April’s Shower of Training and The ABCs of TFFT’s Teachers Training

14 May

The training participants at SEGA with their certificates; also in the picture (aside from Melissa) is Fran Bruty, SEGA’s Participatory Learning Adviser.

By Melissa Queyquep

TFFT’s Teacher Training Program has been really busy this past month. We finished two training events in 2 partner schools, SEGA and Usa River Academy, training a total of 32 teachers. The training at Usa River Academy marks the revival of our training relationship with the school as we had to hold off last year because of the instability of the school management.

For both schools the training focused on classroom management, lesson planning, participatory teaching techniques, and communicating positively with students. Since joining TFFT, this month’s training has been the most challenging for me not just because I was sick half of the time during the month but because some of the topics were quite “controversial” for the teachers, i.e. lesson planning and managing student misbehavior. In one training, we had a session that was so challenging some teachers ended up defending their ways of dealing with student misbehaviors and questioning the ways of the West in disciplining their children. It drained my energy so much that after the session I had to hie off to the local bar with some friends to recharge and also to dissect the day’s events. Nothing beats Coca Cola (my drink of choice) in making one realize that glitches like this happen in learning events, and they happen for a good reason. After all, as in any social transformation efforts, resistance in different forms always comes with presentation of new ideas or proposing change. The positive takeaway from this experience? The training brought out in the open issues which the school need to address such as discipline policy, teachers’ code of conduct, and even lesson plan format! All’s well that ends well as they say, and so despite that very trying day, I managed to close the training on a positive note. The teachers felt the training was very useful and requested that I come more often.

Usa River Academy and Matonyok Primary School teachers after the training.

For fear of boring you with the mundane, I think I should segue to talking about some pieces of information about our Teachers Training Program. So here I’m giving you….. taa-daa!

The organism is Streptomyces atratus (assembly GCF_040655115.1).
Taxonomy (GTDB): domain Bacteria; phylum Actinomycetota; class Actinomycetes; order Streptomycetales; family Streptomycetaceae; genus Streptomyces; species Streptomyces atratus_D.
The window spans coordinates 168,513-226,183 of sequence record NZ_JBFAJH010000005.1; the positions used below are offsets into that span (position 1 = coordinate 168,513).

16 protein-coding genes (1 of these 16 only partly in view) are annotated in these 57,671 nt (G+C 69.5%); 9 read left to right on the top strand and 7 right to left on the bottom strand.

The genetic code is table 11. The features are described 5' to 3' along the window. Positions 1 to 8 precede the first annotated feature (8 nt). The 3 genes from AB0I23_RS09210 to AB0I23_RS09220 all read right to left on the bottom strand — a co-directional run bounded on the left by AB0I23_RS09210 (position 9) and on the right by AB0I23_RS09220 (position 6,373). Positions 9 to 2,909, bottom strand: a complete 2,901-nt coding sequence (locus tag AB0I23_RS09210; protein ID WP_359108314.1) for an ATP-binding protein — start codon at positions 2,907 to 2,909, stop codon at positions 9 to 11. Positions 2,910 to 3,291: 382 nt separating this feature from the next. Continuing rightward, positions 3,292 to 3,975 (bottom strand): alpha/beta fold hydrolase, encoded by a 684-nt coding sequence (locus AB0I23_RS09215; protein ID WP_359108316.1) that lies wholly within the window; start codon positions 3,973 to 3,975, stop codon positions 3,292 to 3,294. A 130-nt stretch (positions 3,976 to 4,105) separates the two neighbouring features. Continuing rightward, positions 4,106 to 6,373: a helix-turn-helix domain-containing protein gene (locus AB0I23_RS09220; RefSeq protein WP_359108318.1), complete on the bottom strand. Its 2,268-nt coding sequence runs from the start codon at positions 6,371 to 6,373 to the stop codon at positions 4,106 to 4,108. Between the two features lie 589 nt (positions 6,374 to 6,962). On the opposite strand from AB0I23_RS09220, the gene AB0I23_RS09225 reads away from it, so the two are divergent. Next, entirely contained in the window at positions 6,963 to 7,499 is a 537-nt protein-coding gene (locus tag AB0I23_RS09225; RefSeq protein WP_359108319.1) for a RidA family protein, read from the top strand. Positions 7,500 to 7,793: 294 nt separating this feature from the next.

The ABCs of the TFFT Teachers Training Program!

A is for assessment.

Our teacher training is needs based and so it is always preceded by training needs assessment. This process involves doing teacher observations, conferencing with the teachers, and a consultation with the school management. Data gathered through these means are triangulated and from the results the training needs of the teachers are prioritized and planned for.

B is for best performers.

We cap our every training event with the recognition of best performers or teachers who actively participated and contributed substantially to the discussions and activities. In any learning event, be it in a roomful of kids or a class of adult learners, nothing beats social recognition as a reward for positive behavior. From the best performers, we usually select teachers to groom as Training Champions for their schools. We provide these teachers additional training to be able to handle trainings such as developing a training plan, methodologies in handling adult learners, mentoring, and other topics that constitute a Training of Trainers.

C is for competition.

Nothing beats a friendly competition to spice up things in our training events. Who can come up with the best lesson plan? Who can come up with the longest list of teaching techniques? Groups scramble for points in every group work I give them—to the point that they even ask me to award points to the first group with complete members in the training room when we start in the morning! I maximize every opportunity to motivate our participants and competition ups the ante each time.

D is for Debates.

In the course of group discussions or during plenary, participants always end up debating. Part of the game especially when more than half of your participants are men, and did I tell you how much Tanzanian men (or Kenyan or Ugandan) love to talk in gatherings like this? A lot! The talk which starts with just sharing views or comments usually ends up with some of them engaging in a debate. I indulge them whenever time permits as we do get good points from these moments too but I have to use a lot of will to get them to stop and get on with the topic.

E is for Energizers.